OUR NEVER-TRUMP BETTERS BETRAY US FOR FRANCIS-CHURCH

OUR NEVER-TRUMP BETTERS BETRAY US FOR FRANCIS-CHURCH

by StumblingBlock ⋅ 8/14/16

Janet Baker at ‘Restore D.C. Catholicism’ blog has been working carefully to counter the onslaught of NeverTrump moralizing by faithful Catholic leaders. The latest loathsome example comes from Philadelphia Abp. Chaput. Baker’s message to leaders like these is clear: If you stand on your conscience, then why is your conscience wrong? A conscience is not a means to an end (unless of course you’re a Pope Francis catholic and you want to go to Communion too).

In her latest effort, Baker adds:

I think for some of the #nevertrump crowd, their animosity towards Trump is a very strange sort of pride.

This gets to the heart of the ‘conscience voter’ problem but it’s too generous. Pride isn’t the issue for some NeverTrumpers. It’s an issue with all of them – both their pride and their pliant capitulation to power. Trump has a knack for teasing out his opponents’ pride. His stumbling bluster and his insulting careless manner bring out their worst. But the problem of too-proud elites is not strange at all. It’s very common thing among leaders and paid ‘thinkers’ in our totalitarian world. That’s why we try to employ democracy: because the will of the people, on balance, has a salutary effect in face of an arrogant oligarchy.

Insofar as votes actually counted, democracy gave us Obama. But the GOP establishment tried, just as they did again this year, to undemocratically foist liberal and unpopular candidates in opposition. Now democracy has given conservatives Trump, but the NeverTrump geniuses inside and outside Catholic circles disagree with its choice. The people, they imply, are duped, foolish, unintelligent, ignorant, and depraved. If that’s true, why is it so easy for us to detect when we’re being sold out and patronized to protect someone’s lofty perch?

Our traitorous ‘conservative’ Catholic leaders are half right though. Many people are the way they describe, but those ugly characteristics trend among liberals: people with malformed consciences who are ignorant of the truth. The NeverTrump Catholics of the world are treating the actual faithful like we’re wicked and stupid. Why?

Archbishop Chaput [with StumblingBlock’s comments in backets]:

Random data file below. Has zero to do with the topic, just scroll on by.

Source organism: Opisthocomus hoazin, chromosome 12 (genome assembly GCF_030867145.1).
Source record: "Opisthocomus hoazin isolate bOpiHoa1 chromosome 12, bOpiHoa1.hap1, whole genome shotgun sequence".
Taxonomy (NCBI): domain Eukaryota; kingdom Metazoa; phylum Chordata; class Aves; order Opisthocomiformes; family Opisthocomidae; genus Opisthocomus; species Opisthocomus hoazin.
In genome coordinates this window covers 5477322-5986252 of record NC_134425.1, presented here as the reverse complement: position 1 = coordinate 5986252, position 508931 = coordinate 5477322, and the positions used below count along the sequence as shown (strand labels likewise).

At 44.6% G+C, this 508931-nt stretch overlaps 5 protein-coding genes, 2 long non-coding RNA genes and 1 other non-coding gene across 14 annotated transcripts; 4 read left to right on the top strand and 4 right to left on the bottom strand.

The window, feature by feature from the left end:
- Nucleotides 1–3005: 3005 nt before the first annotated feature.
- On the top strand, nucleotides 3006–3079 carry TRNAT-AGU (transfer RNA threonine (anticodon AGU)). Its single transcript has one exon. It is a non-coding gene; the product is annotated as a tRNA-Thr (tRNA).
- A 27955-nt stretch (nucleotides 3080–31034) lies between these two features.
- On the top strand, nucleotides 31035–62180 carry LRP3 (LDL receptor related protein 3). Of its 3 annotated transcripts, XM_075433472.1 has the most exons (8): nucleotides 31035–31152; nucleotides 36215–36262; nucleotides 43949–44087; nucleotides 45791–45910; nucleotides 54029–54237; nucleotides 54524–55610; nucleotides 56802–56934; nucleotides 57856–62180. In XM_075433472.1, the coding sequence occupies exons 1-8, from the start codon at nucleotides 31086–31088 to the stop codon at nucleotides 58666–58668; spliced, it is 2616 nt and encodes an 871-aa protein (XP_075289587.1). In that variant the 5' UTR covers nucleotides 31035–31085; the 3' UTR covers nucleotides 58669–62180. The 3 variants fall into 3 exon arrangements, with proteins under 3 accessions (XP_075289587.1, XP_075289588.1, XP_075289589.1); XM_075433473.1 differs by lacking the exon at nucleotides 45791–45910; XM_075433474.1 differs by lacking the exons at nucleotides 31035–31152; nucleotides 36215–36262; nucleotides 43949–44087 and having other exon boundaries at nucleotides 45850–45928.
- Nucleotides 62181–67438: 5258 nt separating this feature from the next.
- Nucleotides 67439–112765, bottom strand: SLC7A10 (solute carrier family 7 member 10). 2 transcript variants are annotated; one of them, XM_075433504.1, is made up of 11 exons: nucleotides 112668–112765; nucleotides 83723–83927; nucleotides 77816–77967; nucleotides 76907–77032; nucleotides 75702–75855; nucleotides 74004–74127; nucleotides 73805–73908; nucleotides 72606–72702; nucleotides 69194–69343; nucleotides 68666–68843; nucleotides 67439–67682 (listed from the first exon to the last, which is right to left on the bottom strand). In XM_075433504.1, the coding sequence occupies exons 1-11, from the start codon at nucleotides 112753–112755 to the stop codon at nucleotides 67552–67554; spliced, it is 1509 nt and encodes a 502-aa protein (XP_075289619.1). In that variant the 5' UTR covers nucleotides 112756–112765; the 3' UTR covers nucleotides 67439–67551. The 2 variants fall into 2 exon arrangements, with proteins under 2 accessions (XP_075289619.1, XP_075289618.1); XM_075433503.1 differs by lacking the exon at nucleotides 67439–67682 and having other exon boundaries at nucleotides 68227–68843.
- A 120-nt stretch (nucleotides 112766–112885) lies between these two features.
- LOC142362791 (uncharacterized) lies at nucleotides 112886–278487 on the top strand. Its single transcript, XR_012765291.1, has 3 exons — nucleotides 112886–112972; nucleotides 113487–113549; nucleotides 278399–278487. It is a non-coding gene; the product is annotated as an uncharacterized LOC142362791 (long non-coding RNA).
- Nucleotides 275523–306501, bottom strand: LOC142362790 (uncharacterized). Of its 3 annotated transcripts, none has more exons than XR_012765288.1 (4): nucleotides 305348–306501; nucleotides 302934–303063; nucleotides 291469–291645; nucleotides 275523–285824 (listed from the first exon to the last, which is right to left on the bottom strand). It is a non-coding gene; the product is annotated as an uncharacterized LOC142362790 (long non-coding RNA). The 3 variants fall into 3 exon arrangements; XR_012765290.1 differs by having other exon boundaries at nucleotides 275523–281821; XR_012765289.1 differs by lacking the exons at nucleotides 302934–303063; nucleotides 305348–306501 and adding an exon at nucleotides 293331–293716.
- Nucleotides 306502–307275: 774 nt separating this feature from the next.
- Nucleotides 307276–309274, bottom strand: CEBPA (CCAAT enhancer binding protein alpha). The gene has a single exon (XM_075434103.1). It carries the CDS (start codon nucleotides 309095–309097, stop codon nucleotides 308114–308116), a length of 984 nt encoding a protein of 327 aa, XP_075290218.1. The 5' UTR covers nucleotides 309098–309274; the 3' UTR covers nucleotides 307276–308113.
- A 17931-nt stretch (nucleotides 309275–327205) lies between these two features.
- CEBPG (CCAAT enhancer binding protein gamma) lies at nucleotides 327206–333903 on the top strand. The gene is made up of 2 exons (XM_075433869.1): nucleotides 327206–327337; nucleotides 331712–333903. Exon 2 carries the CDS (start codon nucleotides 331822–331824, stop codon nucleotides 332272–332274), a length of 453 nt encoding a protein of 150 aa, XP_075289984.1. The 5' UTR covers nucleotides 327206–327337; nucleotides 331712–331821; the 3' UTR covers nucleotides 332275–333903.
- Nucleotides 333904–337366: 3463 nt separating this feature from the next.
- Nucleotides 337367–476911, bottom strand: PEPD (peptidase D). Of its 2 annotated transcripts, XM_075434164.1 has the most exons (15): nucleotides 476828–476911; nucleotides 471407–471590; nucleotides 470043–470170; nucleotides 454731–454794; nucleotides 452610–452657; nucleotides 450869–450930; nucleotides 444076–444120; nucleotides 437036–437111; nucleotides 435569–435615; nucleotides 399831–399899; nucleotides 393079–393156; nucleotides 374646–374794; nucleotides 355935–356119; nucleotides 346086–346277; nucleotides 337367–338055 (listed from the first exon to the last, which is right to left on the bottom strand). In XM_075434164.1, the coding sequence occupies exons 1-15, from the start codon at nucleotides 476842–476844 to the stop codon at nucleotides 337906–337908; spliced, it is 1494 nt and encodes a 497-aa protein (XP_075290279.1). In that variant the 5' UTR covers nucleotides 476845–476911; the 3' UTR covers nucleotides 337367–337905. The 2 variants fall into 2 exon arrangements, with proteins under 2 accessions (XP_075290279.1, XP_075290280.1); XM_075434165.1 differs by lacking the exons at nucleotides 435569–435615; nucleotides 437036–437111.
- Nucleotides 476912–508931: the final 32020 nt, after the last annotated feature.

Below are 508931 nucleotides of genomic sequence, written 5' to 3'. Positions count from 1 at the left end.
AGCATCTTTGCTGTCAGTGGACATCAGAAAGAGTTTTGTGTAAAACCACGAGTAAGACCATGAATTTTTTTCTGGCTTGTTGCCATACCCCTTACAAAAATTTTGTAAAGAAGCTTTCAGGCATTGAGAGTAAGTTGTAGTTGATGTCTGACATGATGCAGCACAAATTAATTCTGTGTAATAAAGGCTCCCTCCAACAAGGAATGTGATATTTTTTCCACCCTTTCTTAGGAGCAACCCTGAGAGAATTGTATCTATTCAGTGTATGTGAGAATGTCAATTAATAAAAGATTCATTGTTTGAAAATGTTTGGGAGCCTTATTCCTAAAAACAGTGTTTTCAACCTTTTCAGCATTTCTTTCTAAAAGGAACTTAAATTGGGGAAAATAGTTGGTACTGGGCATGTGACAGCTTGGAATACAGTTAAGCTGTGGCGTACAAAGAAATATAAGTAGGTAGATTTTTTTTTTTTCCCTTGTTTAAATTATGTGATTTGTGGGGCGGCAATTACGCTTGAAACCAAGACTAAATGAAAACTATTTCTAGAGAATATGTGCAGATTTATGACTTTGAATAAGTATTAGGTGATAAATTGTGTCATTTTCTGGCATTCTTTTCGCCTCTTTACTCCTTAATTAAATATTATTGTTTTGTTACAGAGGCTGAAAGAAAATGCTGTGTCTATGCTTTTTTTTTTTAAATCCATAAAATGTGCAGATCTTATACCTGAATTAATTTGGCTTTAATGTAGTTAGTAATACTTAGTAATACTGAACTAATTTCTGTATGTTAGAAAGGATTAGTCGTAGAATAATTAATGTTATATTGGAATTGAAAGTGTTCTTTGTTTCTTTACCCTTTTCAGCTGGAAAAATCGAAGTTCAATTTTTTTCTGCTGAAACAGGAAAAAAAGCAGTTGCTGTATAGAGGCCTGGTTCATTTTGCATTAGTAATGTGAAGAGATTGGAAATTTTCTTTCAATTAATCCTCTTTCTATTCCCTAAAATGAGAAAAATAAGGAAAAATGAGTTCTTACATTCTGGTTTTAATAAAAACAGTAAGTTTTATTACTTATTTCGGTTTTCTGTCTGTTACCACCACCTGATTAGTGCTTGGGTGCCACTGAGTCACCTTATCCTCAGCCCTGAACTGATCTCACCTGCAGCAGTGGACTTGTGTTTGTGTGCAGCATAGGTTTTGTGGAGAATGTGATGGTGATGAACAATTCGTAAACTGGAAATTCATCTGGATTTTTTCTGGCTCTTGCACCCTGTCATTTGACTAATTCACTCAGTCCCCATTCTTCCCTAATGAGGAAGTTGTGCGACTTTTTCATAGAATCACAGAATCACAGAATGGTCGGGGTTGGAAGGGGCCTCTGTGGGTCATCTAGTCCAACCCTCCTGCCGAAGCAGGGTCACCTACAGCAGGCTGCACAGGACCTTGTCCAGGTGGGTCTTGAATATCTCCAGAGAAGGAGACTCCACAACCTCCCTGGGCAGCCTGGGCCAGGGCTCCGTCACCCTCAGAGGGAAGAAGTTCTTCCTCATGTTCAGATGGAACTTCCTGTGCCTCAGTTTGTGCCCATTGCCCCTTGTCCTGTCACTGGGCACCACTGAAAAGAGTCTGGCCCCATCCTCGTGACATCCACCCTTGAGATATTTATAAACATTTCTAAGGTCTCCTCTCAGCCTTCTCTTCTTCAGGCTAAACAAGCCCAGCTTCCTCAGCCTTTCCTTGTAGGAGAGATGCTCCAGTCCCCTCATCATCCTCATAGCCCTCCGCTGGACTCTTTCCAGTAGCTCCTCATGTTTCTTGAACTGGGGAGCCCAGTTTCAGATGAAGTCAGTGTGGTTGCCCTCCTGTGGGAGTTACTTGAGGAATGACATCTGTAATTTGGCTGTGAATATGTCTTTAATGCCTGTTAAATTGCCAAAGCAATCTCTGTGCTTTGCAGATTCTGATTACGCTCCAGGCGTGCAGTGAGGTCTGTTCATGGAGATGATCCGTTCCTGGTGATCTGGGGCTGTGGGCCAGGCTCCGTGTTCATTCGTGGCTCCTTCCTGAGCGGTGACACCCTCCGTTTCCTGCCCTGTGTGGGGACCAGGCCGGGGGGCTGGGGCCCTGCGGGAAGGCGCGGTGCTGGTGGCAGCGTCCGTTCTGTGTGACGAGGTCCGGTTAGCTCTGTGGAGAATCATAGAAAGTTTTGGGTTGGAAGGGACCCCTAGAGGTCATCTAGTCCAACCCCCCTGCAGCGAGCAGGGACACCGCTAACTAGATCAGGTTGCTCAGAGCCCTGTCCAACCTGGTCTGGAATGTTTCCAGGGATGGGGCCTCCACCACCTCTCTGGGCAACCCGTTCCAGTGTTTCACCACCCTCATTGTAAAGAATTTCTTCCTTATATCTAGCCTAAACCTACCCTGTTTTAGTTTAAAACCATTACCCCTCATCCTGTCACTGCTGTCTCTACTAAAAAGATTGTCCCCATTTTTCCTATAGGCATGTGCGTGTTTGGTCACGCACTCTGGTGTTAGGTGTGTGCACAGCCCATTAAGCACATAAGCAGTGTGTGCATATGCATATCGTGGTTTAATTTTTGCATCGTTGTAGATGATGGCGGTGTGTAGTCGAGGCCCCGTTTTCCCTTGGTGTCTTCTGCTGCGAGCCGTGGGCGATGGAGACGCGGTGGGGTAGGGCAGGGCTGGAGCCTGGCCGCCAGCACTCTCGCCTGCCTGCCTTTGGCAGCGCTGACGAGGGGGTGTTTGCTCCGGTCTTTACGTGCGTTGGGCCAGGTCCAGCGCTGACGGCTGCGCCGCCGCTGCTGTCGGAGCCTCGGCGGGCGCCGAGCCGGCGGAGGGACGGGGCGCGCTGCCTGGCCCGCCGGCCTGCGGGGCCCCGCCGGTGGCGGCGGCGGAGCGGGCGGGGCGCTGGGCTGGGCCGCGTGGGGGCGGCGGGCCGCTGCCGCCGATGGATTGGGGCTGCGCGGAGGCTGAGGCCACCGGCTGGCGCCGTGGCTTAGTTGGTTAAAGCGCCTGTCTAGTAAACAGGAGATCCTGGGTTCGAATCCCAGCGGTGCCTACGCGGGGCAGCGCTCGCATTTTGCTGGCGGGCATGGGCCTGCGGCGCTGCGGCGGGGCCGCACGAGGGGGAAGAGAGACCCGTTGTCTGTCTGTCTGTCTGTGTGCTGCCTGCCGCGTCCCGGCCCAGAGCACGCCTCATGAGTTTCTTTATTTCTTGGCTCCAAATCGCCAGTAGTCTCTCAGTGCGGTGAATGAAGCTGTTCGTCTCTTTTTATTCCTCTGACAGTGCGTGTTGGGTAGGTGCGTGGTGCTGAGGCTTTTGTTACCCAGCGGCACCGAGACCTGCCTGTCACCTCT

Presidential campaigns typically hit full stride after Labor Day in an election year. But 2016 is a year in which two prominent Catholics [it’s a scandal, particularly for a bishop, to call Biden and Kaine Catholics, when they clearly neither hold nor keep the Faith] – a sitting vice president, and the next vice presidential nominee of his party — both seem to publicly ignore or invent the content of their Catholic faith as they go along. And meanwhile, both candidates for the nation’s top residence, the White House, have astonishing flaws. [Obama has at least as many flaws as Hillary. He’s just better at it.]

This is depressing and liberating at the same time. Depressing, because it’s proof of how polarized the nation has become. Liberating, because for the honest voter, it’s much easier this year to ignore the routine tribal loyalty chants of both the Democratic and Republican camps. [If I hear that word ‘tribal’ again! It doesn’t make you civilized to say it. It betrays your own disloyalty. ‘I’m too sophisticated and Catholic to lean one way or the other, you know.’] I’ve been a registered independent for a long time and never more happily so than in this election season. Both major candidates are – what’s the right word? so problematic – that neither is clearly better than the other.

This outrageous statement is typical. It’s nothing but assertions, too lofty to present an argument. This is the bishop who so many ‘conservative’ American Catholics love to praise. Did you see Abp. Chaput tell people Amoris Laetitia didn’t encourage sacrilegious Communion? The problem’s solved! What was all the fuss about Francis for, Our Very Holy Father? But here is a bishop whose ‘conscience’ is so refined he has never been a Republican, yet he’s telling the Church how to vote, or in this case, not vote.

It’s amazing how Abp. Chaput has been able to rise to such heights in the American Church and not promote Republicans, yes? I’m sure none of the other bishops would blindly advocate abstaining from supporting the GOP platform and self-righteously hand power to the oppressive pro-death Left. Who could imagine a bishop of the Church throwing his moral weight to the Democrat agenda that way? How is it ‘socially just’ to enable mass murder and an impoverished, terrorized country? The bishops must all be Republican voters, right?